“Maybe it is just shape or maybe it is just the day before that in the classic skis when we missed the skis completely,” he said. “Maybe that kind of had a bit negative mental kind of thing.”

Kershaw explained that while this was his worst Tour yet, he had glimpses of good skiing in several stages, such as the freestyle sprint, the 10 k classic and pursuit skate.

“The take away from the Tour for me is a mixed bag,” he wrote. “I had some ok races for where I am right now. Of course I feel like I am WAY off where I should be, but I’m trying to focus on the baby steps. … It fell apart badly here in Val di Fiemme … I’ve dropped out before because of sickness, but I’ve never been destroyed like this.

“Still, onwards and upwards I guess,” he added. “Next up is some quiet time in Seefeld [Austria] then to Rybinsk [Russia, for the World Cup]. I have good memories of those tracks, so I will have some quiet days, then start preparing from there. And then the big goal of the season remains the same – World Championships. I have my eyes on feeling my best in the 50 k classic, so I’ll try and keep my eyes on that prize and keep my head up. It’s feeling heavy after the beat down today, but hopefully some nice chill days in Seefeld will help with that.”

Babikov pointed out that Harvey “had a boss tour and some podium results. Of course that is good for our team,” he said. “But in the overall, Devon’s disappointed, [and I’m] disappointed, too. Lenny [Valjas] had some health issues in the Tour so I am sure he would have showed some much better results.

“Half of the season is kind of done so we are all kind of all looking forward to the next period and the World Cup in Rybinsk. I am looking forward to get back to Russia and the World Champs …  Hopefully we will turn it around and have some better skis and better bodies, better shape in the next races.”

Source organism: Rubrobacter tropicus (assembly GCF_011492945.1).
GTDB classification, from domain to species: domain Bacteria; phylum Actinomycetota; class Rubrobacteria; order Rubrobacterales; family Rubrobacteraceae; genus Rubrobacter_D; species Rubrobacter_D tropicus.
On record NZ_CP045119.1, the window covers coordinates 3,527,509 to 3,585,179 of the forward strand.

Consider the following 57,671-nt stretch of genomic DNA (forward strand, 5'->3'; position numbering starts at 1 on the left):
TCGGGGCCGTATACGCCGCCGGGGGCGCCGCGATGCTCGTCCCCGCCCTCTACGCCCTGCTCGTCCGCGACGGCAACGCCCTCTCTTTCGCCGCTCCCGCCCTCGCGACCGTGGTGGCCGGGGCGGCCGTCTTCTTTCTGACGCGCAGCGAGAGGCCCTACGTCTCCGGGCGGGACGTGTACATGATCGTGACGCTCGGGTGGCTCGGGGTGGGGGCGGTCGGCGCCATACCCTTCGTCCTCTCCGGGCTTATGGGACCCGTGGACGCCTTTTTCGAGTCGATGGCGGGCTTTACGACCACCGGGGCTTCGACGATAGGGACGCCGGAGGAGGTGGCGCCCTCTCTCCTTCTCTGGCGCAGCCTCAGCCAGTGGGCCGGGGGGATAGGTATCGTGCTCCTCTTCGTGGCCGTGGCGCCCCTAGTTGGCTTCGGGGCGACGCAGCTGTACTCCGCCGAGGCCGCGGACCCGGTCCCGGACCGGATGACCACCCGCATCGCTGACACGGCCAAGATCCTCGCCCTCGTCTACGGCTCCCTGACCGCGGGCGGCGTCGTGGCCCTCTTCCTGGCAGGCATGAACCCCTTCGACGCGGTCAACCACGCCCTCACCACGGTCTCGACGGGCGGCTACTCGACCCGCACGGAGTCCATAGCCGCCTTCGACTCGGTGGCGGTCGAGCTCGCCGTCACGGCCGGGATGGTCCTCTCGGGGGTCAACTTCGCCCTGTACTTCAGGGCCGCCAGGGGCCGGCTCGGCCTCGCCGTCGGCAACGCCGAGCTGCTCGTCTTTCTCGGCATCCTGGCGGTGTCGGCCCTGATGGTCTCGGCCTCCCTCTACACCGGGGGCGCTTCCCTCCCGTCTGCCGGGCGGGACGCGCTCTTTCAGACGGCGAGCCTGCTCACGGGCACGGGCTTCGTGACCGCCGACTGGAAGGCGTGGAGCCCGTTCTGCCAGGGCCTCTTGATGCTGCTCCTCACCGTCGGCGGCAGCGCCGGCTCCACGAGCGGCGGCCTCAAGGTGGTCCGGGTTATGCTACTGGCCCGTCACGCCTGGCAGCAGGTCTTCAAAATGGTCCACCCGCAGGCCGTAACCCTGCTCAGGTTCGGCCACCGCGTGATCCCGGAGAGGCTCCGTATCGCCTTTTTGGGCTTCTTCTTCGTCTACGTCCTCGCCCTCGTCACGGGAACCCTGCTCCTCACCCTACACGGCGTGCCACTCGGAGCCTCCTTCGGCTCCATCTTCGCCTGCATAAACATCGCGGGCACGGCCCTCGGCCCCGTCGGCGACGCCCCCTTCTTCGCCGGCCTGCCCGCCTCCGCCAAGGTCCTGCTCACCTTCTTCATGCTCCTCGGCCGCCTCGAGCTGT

— Alex Kochon and Matt Voisin contributed reporting

Results | Final overall Tour standings

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Chelsea Little

Chelsea Little is FasterSkier's Editor-At-Large. A former racer at Ford Sayre, Dartmouth College and the Craftsbury Green Racing Project, she is a PhD candidate in aquatic ecology in the @Altermatt_lab at Eawag, the Swiss Federal Institute of Aquatic Science and Technology in Zurich, Switzerland. You can follow her on twitter @ChelskiLittle.

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3 comments

  • Avatar
    hankmoody

    January 12, 2015 at 7:43 am

    Anyone else struck by the refreshingly honest assessments of the Canadians as compared to the obfuscation and nonsense of our beloved Groverians? If I leave here tomorrow will you still remember me?

  • Avatar
    apresski

    January 12, 2015 at 11:40 am

    I loved it! I also am struck by how tough they are.

    “I tried to rally and decided that even though there was absolutely nothing to gain for today up that monster hill, I was going to take the start and just do my best,” Kershaw .

    “That was my worst hill-climb result in all of the years, even when I was sick, and a few years ago I was skiing with, not broken ribs, but I went to hospital — I crashed in Oberstdorf,” he said, referring to his 2012 Tour. “I had to finish the Tour with a support brace and still like I was 11th that day. So it is kind of a bit bitter and disappointing and that is one of my best races of the year, but … maybe I should have pushed harder. I don’t know where I lost all of those seconds, it is hard to say, maybe they were moving faster in the flat.” Babikov

  • Avatar
    tclaynm

    January 13, 2015 at 5:41 pm

    I think our own skiers are just as frank and honest as the Canadians, actually. I’ve never seen them say anything other than what it really is. Even the coaches’ assessments are mostly accurate depictions of the situation. I don’t think they’re making excuses, and I’m a very judgmental person. But I do see the point made about the words used by Babikov and Kershaw & Co. It’s just more directly to the heart of the matter. I really think the individual athletes’ blogs give fair assessments of themselves. Read Jessica Diggins’ blog for example. Anyway, they all did pretty dang well. It’s a bummer that the Canadians had those tough breaks with some technical issues. I think they’ll find their mojo (along with the US skiers) when the time comes in Falun!